Deborah D. McAdams /
08.17.2012 03:47 PM
McAdams On: News People
The latest break-though
SMILING, STILL: I used to think a job in journalism would be downright amazing back when I was wearing steel-toed Redwings and swinging balled-and-burlapped shrubbery off the tailgate of an International.  A few years later, when I was strutting around Manhattan in a discount LeSuit and making essentially the same wages I had in the Redwings, I had to wonder what memo I’d missed.

The business I’ve come to know as “news” has little or no resemblance to the one I learned about working my way through the University of Nebraska on the business end of a shovel. No one knew then that the Internet would demolish established media business models. No one anticipated how reviled those established models would become. It was unimaginable in the mid-’90s that someone would resell TV station signals without authorization.

Now, folks like Barry Diller, Alki David, Todd Weaver and others insist they have some sort of right to do so. Why? Because they can, apparently. Or so they think. Todd Weaver’s, which started rebroadcasting TV signals in 2010, is now but a weblog with occasional updates on the court case that shut it down. Weaver positioned himself as Robin Hood—better to be right than rich, he told Fierce’s Jim O’Neill last year. Messrs. Diller and David have no such plutocratic quandaries. They’re just moving pawns for reasons not yet fully revealed—or just for fun.

They’re not alone, by any measure. They’re just massively more wealthy than your average content pirate, except for maybe Kim Dotcom, who got rich by being a pirate. The main goal for all of them is to make money off of someone else’s work without paying for it. That’s all quite lovely unless one is on the working end of that equation, where most people reporting the news reside. Homelessness and hunger are not generally conducive to the type of attention, vigilance, focus and study that news requires.

I understand that attention, vigilance, focus and study are not always in powerful evidence when it comes to the news. Everybody gets a five-legged kitten story, or some sort of tip that leads to a sloppy mash-up of uncertainties after sources bail and there’s a black news hole to fill. Then there’s the escalation of plagiarism, which needs to be addressed at the industry level, especially if reporters are under too much pressure to do to much. A proliferation of media platforms hasn’t translated into a proliferation of news personnel. As one editor quoted in “Overheard in the Newsroom” said, “The responsibility to do all those things is still here. It’s just that all the people are gone.”

That’s not to make excuses for plagiarism or sloppy reporting, but it happens, and it furthers the notion that just anyone can be a journalist, and therefore does not need to be paid. A growing percentage of “reporter” positions on any given job site are advertised as “pro bono.” So people can get their byline on the web, I was told by one enterprising entrepreneur who planned to start a “news” website by aggregating from established sources and enlisting free contributors. How getting one’s byline on the web even matters is baffling, since any type of life form can do it. (And quite frankly, one has a better chance of rising to a modicum of popularity if one is other than human.)

Even so, with all the warts and misfires in the news business, a level of traditionalism remains relevant. If it didn’t, local TV signals wouldn’t hold the same attraction for pirates. Self-stylized entrepreneurs wouldn’t be aggregating from established news sources. People wouldn’t be stealing the work of news professionals, and TV stations across the country wouldn’t be adding newscasts across their schedules.

There appears to be an unprecedented appetite for news, probably because of the very platform explosion that’s cannibalizing the business. It seems the smart money would invest in news, and by that, I mean people. No amount of software, hardware and overly optimistic delegation can make up for what the business now needs more than anything else.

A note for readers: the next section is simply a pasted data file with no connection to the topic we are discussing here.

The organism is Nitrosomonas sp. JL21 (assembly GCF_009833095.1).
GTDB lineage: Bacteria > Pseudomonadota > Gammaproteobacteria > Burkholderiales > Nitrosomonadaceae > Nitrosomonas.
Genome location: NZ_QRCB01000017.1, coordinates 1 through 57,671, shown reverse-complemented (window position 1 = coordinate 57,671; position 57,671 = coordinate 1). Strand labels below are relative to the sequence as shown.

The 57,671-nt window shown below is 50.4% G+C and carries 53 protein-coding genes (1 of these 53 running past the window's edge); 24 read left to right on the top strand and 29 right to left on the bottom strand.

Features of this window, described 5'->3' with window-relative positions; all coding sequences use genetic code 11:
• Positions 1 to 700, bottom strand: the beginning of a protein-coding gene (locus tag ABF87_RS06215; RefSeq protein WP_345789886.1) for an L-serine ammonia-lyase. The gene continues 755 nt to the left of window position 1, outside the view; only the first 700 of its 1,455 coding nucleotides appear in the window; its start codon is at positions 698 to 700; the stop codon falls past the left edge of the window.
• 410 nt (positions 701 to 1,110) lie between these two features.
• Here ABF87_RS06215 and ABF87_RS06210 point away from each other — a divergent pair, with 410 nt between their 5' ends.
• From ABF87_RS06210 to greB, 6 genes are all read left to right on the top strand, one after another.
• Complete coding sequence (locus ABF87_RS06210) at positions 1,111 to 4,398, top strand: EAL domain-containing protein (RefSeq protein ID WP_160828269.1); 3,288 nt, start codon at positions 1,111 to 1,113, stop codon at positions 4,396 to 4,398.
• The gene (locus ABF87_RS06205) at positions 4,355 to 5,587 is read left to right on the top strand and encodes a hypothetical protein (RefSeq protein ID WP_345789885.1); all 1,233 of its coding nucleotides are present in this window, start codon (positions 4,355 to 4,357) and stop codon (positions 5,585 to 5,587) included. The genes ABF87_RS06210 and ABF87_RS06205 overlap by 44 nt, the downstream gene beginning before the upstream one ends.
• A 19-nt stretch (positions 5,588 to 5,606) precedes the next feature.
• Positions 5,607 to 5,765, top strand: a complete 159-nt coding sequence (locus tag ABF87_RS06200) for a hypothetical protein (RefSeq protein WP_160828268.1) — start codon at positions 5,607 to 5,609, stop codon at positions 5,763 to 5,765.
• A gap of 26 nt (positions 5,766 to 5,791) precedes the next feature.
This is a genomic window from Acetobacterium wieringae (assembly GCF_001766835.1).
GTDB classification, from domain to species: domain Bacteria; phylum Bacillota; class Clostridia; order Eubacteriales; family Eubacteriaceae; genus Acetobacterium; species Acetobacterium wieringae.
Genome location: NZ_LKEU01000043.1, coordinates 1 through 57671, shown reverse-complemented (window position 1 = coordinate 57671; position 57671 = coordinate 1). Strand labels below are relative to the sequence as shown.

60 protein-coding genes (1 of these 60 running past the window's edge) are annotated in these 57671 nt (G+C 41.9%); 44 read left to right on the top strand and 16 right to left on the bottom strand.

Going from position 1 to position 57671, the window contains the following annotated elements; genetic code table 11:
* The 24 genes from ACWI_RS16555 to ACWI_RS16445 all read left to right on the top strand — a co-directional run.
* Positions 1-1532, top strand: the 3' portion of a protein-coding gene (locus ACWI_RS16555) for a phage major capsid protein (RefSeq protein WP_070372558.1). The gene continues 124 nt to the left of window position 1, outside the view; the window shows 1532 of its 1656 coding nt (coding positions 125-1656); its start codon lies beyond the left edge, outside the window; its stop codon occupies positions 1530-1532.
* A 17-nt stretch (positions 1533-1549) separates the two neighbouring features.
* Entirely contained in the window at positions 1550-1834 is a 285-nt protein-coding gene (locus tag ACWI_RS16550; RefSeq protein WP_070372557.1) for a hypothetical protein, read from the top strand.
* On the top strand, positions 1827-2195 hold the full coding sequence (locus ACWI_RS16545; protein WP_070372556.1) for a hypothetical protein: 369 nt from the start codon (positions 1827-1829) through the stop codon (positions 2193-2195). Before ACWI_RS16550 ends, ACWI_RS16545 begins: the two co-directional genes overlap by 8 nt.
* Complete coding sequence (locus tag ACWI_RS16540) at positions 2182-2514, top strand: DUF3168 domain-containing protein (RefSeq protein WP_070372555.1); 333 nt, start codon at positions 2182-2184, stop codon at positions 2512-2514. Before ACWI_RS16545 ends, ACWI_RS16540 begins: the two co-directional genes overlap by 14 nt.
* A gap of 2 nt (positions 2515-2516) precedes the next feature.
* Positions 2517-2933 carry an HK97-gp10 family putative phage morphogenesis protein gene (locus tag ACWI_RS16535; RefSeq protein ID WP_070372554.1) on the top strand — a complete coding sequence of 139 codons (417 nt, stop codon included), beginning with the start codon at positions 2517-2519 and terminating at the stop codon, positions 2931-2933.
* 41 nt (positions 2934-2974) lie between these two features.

(1937 photo of female journos with Republican National Committee member Marion Martin courtesy of The Library of Congress.)

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Posted by: Anonymous
Sat, 08-18-2012 02:36 PM Report Comment
Hello Deborah, small correction for your consideration I have enjoyed your articles in the Fierce family, as well as "McAdams On" for quite some time. In your latest McAdams On: News People ( ), you do a great job of showing the value of news and news people, however have improperly stated that I and ivi have not properly compensated all copyright holders. This industry is a complicated one, so I understand it is easy to lump me into the same category as Alki David or Chet Kanojia (Barry Diller), however I'd like to articulate a very important difference. I have always believed content owners should be paid, and I have always paid them. I should reference another one of your articles where I believe you glossed over an important nuance in this industry, copyright. In McAdams On: The Demise of Retrans ( ) you lump copyright and retransmission consent into one, when they are in fact two very distinct areas. This is also the distinction between FilmOn, Aereo, and ivi. FilmOn, and Aereo, have not, and do not intend to compensate any copyright holders. ivi, on the other hand has compensated every single copyright holder, in exactly the same manner as every cable company since the inception of the compulsory license royalty payment system into copyright law. Every copyright holder is compensated with payment. The easiest way I can describe the complexity is by our story. 1) ivi is a cable system competitor, and has always planned on being one. 2) ivi makes payments to the US Copyright Office in strict accordance to the compulsory license in copyright law, granting us the right to carry a secondary transmission of the broadcasters primary transmission. Because the US Copyright Office takes the payments from all cable and satellite companies and divvies that up to pay all copyright holders (not just the broadcasters). 3) ivi asked permission from all the broadcasters, station groups, and stations to carry their signal under the FCC's retransmission rules, which have two important parts, the first helps us (that they must negotiate with us), and the second helps them (that we must compensate for their signal (not copyright!)). The stations all refused to negotiate with us, since we are not governed by the FCC, (and that most of them had contracts excluding their linear feeds being carried on the Internet from Comcast (and a few others)). 4) ivi is not governed by the FCC, even though we'd welcome it, so we can use the good faith negotiations to carry the channels with retransmission consent. 5) ivi does not need the FCC to clear copyright. The FCC is a regulatory body having nothing to do with copyright. I reference the form filled out with payment to the US Copyright Office: From Form SA1-2 page iii Cable system. A “cable system” is defined as “a facility, located in any State, territory, trust territory, or possession of the United States, that in whole or in part receives signals transmitted or programs broadcast by one or more television broadcast stations licensed by the Federal Communications Commission, and makes secondary transmissions of such signals or programs by wires, cables, microwave, or other communications channels to subscribing members of the public who pay for such service.” A system that meets this definition is considered a cable system for copyright purposes, even if the FCC excludes it from being considered a cable system because of the number or nature of its subscribers or the nature of its secondary transmissions. As this clearly states, A system that meets this definition is considered a cable system for copyright purposes, even if the FCC excludes it from being considered a cable system... 6) We fit the definition of a cable system, we do pay the royalty so all copyright holders are compensated. 7) Our copyright lawsuit is over the statutory definition of a cable system. If we fit the definition above we win, if we don't fit that definition we lose. I'd love to discuss these nuances, how it is very difficult to do things right as a nascent company in this industry, and how the content lock-out of this industry causes a lot of these pain points to delivering television where everybody wants it, the Internet. I hope (even with a district court ruling against us) that you will reconsider lumping us into a group of people who do not compensate copyright holders. I know my credibility will only be restored upon a positive ruling at the Second Circuit Court of Appeals, so if you were to silently ignore this clarification comment/email until then I understand, and will not hold it against you :). Keep up the good work! I do enjoy your articles. Todd Weaver 206 240 5820